Check Mate: How Chess Improves Math Scores


Publication Date: 11/16/2009

For over a decade, scientists and educators have studied the intellectual benefits of playing chess. Research has shown that chess improves the player’s problem-solving abilities, self-discipline, and deductive reasoning—all of which are skills utilized in math. This connection between chess and improving math skills has prompted schools across the nation to establish after-school chess programs in order to boost students’ math scores.

Dr. Eric Gottlieb, associate professor of mathematics and computer science at Rhodes, says, “The ability to think several steps ahead and to work through multi-step processes is important in both chess and math. Therefore, you’d expect that playing chess would improve your ability to do those things and your mathematical abilities as well.”

Gottlieb goes on to explain how both chess and math involve objective reasoning: “The best chess players know strong positions to play toward. So they don’t start from the present situation; they try to move toward a position that they know is winning. Similarly in mathematics, you’ll often have an objective that you’re reasoning toward, which is to prove a theorem.”

In the past few years, computer scientists have made major breakthroughs in creating chess-playing computer programs. In fact, computer scientists have now developed machines that can defeat some of the best chess players.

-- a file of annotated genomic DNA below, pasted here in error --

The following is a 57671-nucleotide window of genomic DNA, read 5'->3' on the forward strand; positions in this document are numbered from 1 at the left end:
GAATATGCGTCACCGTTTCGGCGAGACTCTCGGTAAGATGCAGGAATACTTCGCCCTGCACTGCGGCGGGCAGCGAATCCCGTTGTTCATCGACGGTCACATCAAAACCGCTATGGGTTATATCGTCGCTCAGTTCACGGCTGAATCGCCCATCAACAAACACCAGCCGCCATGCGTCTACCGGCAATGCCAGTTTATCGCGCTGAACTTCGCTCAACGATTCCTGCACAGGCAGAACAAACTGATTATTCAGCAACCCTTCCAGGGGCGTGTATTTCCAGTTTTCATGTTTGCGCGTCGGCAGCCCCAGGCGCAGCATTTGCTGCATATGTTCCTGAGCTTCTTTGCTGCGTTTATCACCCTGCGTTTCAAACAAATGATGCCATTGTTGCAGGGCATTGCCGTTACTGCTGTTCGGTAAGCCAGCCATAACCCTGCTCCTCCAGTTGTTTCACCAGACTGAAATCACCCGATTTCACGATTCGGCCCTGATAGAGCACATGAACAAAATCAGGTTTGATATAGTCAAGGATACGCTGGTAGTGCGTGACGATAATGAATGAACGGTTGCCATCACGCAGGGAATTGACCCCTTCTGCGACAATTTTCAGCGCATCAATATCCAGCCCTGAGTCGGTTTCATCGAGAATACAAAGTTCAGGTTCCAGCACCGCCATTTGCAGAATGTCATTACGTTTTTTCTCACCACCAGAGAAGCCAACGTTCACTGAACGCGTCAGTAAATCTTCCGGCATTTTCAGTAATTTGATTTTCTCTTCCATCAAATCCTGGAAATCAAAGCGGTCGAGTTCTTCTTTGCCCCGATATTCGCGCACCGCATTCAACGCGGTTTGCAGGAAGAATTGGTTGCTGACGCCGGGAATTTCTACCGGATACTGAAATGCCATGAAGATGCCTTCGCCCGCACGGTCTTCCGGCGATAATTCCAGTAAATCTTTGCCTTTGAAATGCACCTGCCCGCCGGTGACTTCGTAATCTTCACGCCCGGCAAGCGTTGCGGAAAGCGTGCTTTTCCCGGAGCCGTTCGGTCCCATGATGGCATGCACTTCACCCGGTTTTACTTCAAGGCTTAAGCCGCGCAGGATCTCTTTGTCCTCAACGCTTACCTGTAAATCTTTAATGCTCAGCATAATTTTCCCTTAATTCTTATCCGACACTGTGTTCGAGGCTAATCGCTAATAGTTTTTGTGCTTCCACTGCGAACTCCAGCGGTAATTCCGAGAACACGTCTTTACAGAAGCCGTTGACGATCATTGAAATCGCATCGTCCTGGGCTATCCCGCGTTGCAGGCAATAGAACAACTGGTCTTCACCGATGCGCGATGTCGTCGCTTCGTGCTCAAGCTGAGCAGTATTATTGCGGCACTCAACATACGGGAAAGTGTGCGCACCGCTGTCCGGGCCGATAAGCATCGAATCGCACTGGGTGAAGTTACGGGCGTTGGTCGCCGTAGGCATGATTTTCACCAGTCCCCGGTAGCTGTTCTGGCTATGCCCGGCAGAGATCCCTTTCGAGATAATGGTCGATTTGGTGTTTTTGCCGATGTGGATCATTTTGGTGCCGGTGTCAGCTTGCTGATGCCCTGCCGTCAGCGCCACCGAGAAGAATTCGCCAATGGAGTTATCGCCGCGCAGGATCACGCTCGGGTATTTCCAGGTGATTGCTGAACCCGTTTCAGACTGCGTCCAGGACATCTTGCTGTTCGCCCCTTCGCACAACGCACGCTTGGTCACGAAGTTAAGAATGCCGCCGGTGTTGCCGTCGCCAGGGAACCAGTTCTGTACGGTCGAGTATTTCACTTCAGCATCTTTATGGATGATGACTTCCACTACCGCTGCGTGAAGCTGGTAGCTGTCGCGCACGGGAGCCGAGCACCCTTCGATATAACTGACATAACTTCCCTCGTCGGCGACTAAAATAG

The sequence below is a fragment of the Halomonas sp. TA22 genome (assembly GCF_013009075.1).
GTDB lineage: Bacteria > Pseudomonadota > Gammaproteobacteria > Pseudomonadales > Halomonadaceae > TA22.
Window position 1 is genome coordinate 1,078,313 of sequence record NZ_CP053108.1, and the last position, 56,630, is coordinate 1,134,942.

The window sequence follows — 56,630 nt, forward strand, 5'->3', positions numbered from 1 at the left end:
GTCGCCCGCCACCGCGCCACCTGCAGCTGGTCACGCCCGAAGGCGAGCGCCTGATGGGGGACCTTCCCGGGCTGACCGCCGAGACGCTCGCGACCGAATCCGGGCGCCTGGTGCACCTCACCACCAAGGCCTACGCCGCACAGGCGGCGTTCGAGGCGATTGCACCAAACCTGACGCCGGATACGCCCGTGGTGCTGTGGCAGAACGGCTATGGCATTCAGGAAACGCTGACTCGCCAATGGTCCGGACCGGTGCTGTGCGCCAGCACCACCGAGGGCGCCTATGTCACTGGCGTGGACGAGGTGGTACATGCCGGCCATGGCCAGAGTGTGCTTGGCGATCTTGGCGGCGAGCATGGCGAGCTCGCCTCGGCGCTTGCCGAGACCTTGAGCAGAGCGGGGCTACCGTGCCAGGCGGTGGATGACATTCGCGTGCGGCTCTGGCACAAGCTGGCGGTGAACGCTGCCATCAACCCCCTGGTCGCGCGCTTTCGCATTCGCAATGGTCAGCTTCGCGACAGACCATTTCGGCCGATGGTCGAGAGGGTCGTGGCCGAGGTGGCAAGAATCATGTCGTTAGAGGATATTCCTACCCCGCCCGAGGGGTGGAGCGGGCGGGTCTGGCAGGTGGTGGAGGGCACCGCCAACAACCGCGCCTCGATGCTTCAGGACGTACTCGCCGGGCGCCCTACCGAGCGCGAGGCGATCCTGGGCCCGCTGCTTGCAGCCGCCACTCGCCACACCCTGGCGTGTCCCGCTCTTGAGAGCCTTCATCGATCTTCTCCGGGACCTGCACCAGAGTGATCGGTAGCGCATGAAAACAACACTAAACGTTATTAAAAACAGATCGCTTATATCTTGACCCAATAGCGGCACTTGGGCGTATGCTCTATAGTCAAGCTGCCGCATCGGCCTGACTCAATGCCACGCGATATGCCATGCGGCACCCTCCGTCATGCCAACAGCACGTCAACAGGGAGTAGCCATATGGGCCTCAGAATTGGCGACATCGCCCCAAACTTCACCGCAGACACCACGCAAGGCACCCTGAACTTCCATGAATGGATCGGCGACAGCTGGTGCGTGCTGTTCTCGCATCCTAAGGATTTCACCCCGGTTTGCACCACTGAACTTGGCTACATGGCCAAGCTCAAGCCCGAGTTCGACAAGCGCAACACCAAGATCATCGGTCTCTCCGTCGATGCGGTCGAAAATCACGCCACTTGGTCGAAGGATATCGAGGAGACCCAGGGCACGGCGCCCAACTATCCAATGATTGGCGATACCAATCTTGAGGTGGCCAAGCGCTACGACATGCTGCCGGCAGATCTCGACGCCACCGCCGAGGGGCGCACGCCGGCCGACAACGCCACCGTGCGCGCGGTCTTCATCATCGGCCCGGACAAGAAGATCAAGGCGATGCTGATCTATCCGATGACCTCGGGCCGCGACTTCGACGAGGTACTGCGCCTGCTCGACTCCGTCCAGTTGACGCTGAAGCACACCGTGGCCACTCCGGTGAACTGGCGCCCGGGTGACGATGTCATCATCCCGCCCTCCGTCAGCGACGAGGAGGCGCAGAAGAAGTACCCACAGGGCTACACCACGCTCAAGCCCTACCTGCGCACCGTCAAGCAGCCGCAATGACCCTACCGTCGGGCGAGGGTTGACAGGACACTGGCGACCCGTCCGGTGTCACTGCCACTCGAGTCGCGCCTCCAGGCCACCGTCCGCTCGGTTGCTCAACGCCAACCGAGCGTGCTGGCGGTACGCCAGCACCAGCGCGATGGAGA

Gottlieb, who is fascinated by computer science, says, “On the one hand, playing chess improves cognitive abilities that are needed for mathematics and computer science.  On the other hand, the act of developing powerful chess-playing programs has posed challenges that have helped computer science to grow as a discipline.  Chess play at the highest levels has also been informed by the way expert computer programs play chess.”

Gottlieb, a trained enumerative and algebraic combinatorialist, teaches math and computer science and is interested in combinatorial game theory.

For media interested in speaking with Dr. Gottlieb:
Phone: 901-843-3723

(information compiled by Rhodes Student Associate Brianna McCullough ′10)